Victoria’s 28 Primary Care Partnerships (PCPs) were introduced by the Victorian Government in 2000 and were funded by the Victorian Department of Health.
Primary Care Partnerships were catchment-based voluntary alliances of health and social service providers and community groups, who worked together to improve access to services and provide continuity of care for people in their community. For 21 years Primary Care Partnerships worked to maximise health and wellbeing outcomes, promote health equity and avoid unnecessary hospital presentations and admissions.
Victoria’s 28 PCPs involved more than 850 organisations, including hospitals, community health services, Primary Health Networks, local councils (or local government organisations), mental health services, drug treatment services, disability services and more.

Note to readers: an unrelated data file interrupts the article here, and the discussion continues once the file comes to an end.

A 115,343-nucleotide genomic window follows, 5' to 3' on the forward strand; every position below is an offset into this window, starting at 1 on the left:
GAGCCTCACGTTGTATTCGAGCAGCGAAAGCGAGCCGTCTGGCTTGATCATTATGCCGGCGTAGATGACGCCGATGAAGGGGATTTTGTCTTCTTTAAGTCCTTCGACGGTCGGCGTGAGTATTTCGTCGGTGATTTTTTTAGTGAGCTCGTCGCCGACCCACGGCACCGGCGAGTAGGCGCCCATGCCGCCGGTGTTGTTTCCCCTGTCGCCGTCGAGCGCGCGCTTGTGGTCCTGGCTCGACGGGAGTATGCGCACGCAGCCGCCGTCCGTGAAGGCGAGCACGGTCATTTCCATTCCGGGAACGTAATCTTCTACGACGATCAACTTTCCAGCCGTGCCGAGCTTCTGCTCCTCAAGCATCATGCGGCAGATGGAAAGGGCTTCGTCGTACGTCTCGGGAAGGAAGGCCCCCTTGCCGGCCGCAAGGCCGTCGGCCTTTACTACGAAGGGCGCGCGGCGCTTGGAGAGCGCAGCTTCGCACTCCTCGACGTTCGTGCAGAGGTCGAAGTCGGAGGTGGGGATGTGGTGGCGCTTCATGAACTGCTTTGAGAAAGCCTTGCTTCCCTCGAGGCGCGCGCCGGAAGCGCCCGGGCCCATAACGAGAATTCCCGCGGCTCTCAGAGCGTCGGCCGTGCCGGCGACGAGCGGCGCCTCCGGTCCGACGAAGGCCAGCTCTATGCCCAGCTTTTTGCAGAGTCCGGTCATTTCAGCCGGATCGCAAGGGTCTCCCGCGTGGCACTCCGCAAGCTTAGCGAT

Due to a changing health landscape, and to ensure Victoria’s health system is best placed to meet current and future community needs, the Department of Health commissioned a review of the PCP Program which was completed in February 2020.
After careful consideration of the review recommendations in the context of health reform opportunities that emerged during the COVID-19 pandemic, the Department decided to transition PCP health promotion functions to the health services operating Local Public Health Units (LPHU). The transition of PCP staff, funding and functions to the health services was completed on 30 June 2022.
The transition of PCP health promotion functions to LPHUs in a renewed and contemporary public health system offered a unique opportunity to improve population health outcomes for local communities.